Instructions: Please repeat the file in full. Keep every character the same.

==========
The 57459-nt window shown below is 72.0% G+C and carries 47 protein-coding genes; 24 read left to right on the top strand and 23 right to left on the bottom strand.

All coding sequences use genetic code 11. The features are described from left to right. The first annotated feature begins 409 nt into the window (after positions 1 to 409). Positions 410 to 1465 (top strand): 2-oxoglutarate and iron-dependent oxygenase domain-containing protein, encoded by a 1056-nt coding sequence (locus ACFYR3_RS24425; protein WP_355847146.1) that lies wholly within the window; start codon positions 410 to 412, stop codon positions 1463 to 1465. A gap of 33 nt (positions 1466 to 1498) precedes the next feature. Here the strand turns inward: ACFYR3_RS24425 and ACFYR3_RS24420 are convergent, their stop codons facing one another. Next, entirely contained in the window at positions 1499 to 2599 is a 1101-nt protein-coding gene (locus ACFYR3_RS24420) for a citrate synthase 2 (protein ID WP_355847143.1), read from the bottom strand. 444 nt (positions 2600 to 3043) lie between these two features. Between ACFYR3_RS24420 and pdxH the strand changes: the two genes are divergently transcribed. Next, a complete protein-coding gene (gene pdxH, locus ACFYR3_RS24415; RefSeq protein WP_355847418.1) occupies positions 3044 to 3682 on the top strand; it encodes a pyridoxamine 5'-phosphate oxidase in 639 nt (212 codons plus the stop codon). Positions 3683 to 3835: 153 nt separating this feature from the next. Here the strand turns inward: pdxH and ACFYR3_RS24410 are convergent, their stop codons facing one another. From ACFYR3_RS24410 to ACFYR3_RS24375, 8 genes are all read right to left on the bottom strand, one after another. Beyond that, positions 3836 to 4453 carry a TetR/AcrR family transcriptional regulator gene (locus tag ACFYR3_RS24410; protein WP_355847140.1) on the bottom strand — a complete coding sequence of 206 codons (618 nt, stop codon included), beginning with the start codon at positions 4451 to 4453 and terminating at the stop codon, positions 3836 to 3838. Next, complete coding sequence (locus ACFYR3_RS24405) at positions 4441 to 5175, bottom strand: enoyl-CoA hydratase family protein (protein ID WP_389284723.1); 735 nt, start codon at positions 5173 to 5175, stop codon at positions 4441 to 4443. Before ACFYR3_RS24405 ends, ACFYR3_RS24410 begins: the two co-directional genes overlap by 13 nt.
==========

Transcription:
The 57459-nt window shown below is 72.0% G+C and carries 47 protein-coding genes; 24 read left to right on the top strand and 23 right to left on the bottom strand.

All coding sequences use genetic code 11. The features are described from left to right. The first annotated feature begins 409 nt into the window (after positions 1 to 409). Positions 410 to 1465 (top strand): 2-oxoglutarate and iron-dependent oxygenase domain-containing protein, encoded by a 1056-nt coding sequence (locus ACFYR3_RS24425; protein WP_355847146.1) that lies wholly within the window; start codon positions 410 to 412, stop codon positions 1463 to 1465. A gap of 33 nt (positions 1466 to 1498) precedes the next feature. Here the strand turns inward: ACFYR3_RS24425 and ACFYR3_RS24420 are convergent, their stop codons facing one another. Next, entirely contained in the window at positions 1499 to 2599 is a 1101-nt protein-coding gene (locus ACFYR3_RS24420) for a citrate synthase 2 (protein ID WP_355847143.1), read from the bottom strand. 444 nt (positions 2600 to 3043) lie between these two features. Between ACFYR3_RS24420 and pdxH the strand changes: the two genes are divergently transcribed. Next, a complete protein-coding gene (gene pdxH, locus ACFYR3_RS24415; RefSeq protein WP_355847418.1) occupies positions 3044 to 3682 on the top strand; it encodes a pyridoxamine 5'-phosphate oxidase in 639 nt (212 codons plus the stop codon). Positions 3683 to 3835: 153 nt separating this feature from the next. Here the strand turns inward: pdxH and ACFYR3_RS24410 are convergent, their stop codons facing one another. From ACFYR3_RS24410 to ACFYR3_RS24375, 8 genes are all read right to left on the bottom strand, one after another. Beyond that, positions 3836 to 4453 carry a TetR/AcrR family transcriptional regulator gene (locus tag ACFYR3_RS24410; protein WP_355847140.1) on the bottom strand — a complete coding sequence of 206 codons (618 nt, stop codon included), beginning with the start codon at positions 4451 to 4453 and terminating at the stop codon, positions 3836 to 3838. Next, complete coding sequence (locus ACFYR3_RS24405) at positions 4441 to 5175, bottom strand: enoyl-CoA hydratase family protein (protein ID WP_389284723.1); 735 nt, start codon at positions 5173 to 5175, stop codon at positions 4441 to 4443. Before ACFYR3_RS24405 ends, ACFYR3_RS24410 begins: the two co-directional genes overlap by 13 nt.